Brooks got a technical for arguing a first-half play he thought should have been a charge taken by Moe Wagner. Davis Bertans and Ish Smith, two of the Wizards' more mild-mannered players, also got T'd up.

Brooks thought Smith getting a technical embodied the evening perfectly.

"When Ish [Smith] gets a [technical foul], I know something's going on. That guys is the nicest guy on the planet. He gets a technical by just telling a referee to call it the same on the other end," Brooks said.

Beal was not assessed a technical, though he said he was appreciative of Smith and Bertans sticking up for him. He also said he feels like the lack of respect from referees has been worse this year and suggested the Wizards aren't getting the respect other teams like the Clippers do because of their 7-15 record.

To be fair, the numbers didn't exactly back up those claims on Sunday. The Wizards had 30 free throw attempts, three more than L.A. did. And Beal led all players with nine. He made all nine of them. Beal is also ninth in the NBA in free throw attempts at 7.2 per game, up from his average last season of 5.5.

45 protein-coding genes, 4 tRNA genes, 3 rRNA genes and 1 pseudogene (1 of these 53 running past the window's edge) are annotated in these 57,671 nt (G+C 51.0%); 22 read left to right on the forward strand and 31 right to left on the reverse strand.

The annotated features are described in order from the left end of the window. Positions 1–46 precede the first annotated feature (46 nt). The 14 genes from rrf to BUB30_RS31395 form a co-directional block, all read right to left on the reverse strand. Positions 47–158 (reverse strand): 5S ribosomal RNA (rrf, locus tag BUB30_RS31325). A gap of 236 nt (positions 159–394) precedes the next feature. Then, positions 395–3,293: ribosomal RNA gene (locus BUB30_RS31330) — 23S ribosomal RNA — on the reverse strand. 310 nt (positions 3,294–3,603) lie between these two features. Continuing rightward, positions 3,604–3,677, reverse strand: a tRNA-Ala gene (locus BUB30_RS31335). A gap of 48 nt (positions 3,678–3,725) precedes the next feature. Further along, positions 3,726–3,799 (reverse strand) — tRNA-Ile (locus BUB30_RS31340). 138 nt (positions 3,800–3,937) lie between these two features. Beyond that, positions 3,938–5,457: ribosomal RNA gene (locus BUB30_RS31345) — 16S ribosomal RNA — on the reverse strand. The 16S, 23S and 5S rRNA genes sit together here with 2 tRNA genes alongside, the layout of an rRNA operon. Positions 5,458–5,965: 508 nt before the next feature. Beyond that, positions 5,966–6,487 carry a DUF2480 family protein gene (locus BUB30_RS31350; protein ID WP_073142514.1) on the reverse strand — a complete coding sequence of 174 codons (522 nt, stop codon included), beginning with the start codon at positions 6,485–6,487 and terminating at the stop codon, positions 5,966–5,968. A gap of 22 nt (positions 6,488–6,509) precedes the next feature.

This was, though, clearly something that had built over a series of games. And the Wizards are averaging the fifth-fewest free throw attempts per game this season at just 20.4 per contest. The Clippers, for comparison, are fourth in the NBA at 26.2.

But when the Wizards are in a close game with a team like the Clippers, who have way more talent than they do, it is hard for them to accept when they feel the referees aren't giving them a fair chance.

And for Brooks, it was particularly bad for Beal, whom he says "gets held all the time." And it's bad for rookie Rui Hachimura, who made all seven of his free throw attempts but should have had more if you ask his head coach.

"He attacks and he gets zero free throws. I understand nobody knows him, but we know him. That doesn't mean anything. You should be able to get to the free throw line with the way he attacks," Brooks said.